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Thursday, March 1, 2012

New Orleans

Last year, we wintered in New Orleans. It wasn't as glamorous as it sounds. Saying it that way invokes imagines of charming villas, Spanish moss, and trolley cars, but that just isn't how it was. Emery's work took us down there, and we spent three months hotel hopping. Three months of cookie-cutter make-your-own waffle stations (though one did have a pancake station). Three months of industrial detergent on hotel sheets and frequenting Wendy's because we wanted to save the per diem pay (instead of saving our arteries, I suppose - though we did usually have chili/baked potatoes). Three months being thankful we didn't actually live there; thankful for the temporary.

But New Orleans does have a culture all it's own, and they're PROUD of it. There's even an exit off the interstate named: Elysian Fields. I'm afraid we laughed a mocking laugh every time we drove by that; it might be possibly the very opposite of Elysian Fields. It isn't a Southern city afterall. The natives sound like could be from New York or Chicago, and "Who Dat" is proper English.

Redeeming qualities? The trees. The Live Oaks. These trees look like they've seen America since before it was settled as such. Can you imagine watching 200-300 years of history? Can you imagine all the children that might have played in your boughs? Dripping with the lace of Spanish Moss, these stately trees bring a sober elegance to a city that is very far from classy in my mind. And that's why I loved them while I was there; A refreshing repose from all the glitter and glam the city boasts.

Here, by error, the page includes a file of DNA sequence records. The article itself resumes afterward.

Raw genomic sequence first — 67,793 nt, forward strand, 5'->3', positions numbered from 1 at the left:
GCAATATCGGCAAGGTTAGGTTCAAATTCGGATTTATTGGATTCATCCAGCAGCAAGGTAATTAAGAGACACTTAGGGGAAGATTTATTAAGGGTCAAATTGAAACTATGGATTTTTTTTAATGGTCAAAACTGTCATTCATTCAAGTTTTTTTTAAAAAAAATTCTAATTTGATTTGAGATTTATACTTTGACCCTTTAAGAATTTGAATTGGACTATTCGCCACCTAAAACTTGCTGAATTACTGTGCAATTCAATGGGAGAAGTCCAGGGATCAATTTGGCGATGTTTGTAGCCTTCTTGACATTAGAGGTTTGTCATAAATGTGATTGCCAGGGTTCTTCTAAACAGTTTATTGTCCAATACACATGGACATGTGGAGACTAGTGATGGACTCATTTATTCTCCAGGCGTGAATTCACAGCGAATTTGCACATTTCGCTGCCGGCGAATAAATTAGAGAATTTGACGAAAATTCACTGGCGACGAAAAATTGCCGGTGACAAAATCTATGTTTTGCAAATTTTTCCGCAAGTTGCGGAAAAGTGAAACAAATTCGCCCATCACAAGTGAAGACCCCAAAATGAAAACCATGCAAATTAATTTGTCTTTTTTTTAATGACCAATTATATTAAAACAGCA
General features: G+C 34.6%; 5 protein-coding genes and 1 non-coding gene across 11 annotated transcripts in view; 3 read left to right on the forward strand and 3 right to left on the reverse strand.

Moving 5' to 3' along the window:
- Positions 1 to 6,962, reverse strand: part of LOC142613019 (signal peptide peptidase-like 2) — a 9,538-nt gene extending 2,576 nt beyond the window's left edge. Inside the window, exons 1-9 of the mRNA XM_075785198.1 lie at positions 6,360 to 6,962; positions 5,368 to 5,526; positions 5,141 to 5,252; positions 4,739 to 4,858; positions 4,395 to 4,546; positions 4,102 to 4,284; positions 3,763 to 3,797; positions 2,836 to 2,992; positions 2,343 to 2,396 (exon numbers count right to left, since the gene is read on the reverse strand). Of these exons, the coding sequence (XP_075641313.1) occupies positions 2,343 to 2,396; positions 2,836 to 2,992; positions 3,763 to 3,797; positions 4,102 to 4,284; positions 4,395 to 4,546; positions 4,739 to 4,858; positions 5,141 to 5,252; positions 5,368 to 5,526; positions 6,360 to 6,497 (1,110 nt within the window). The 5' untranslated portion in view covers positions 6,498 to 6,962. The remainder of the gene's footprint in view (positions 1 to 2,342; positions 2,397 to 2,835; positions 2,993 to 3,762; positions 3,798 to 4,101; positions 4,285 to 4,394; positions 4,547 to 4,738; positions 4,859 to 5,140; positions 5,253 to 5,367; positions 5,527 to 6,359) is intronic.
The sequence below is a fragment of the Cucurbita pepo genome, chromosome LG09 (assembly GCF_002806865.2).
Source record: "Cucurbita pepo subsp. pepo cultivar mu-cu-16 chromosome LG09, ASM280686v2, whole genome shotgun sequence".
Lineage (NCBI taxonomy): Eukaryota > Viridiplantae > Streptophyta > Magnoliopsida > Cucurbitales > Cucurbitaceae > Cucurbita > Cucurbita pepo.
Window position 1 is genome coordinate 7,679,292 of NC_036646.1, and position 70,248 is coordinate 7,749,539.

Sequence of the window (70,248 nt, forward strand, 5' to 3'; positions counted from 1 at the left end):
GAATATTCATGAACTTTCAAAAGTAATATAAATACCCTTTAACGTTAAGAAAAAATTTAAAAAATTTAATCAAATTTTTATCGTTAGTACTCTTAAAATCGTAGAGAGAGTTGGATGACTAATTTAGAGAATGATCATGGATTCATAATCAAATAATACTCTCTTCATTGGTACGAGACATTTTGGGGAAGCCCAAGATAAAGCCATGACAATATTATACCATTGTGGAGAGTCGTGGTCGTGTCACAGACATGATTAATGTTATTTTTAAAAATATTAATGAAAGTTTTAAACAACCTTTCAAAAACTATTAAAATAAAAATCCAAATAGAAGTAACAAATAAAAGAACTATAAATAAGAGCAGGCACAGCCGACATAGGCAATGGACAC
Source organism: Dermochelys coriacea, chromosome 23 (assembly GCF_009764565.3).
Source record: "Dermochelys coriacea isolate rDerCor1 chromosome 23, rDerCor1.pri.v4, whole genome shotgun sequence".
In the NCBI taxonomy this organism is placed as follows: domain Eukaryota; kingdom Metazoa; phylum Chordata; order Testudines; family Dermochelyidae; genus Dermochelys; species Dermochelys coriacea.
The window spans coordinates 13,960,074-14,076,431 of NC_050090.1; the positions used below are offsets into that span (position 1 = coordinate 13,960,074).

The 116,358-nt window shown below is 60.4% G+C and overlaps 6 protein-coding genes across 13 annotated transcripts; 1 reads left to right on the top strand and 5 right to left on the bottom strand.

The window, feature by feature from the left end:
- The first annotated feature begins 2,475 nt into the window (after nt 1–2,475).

photo credit: http://upload.wikimedia.org/wikipedia/commons/d/d5/CityParkNewOrleans2005-07OakTrees.jpg

Not only the live oaks, but the citrus groves made me smile. In the midst of strip-malls and restaurants (outside of the city proper), all of a sudden you would come upon a 1/2 acre orchard heavy with beautiful fruit. The sight of it gave me a zing akin the first bite of a juicy orange. So sweet and slightly sour. So picturesque, but slightly out of place. 


My New Orleans is in those trees and groves. I don't want Bourbon St or Cafe du Monde (though the beignets are tasty); I don't care for the shopping districts or gourmet cuisine. Let me revel in the beauty of God's creation, that's more than enough for me.


2 comments:

  1. Beautiful! I've only been to New Orleans a few times, mainly to get to the airport. This is surprising, considering my grandparents live in Biloxi. I experienced my first encounter with orange blossoms this week. We walked out of church Wednesday evening and the smell was enchanting. I was quickly told it was the orange blossoms...love it!

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  2. I haven't smelled orange blossom (outside of bath and body works type things), but it sounds wonderful!

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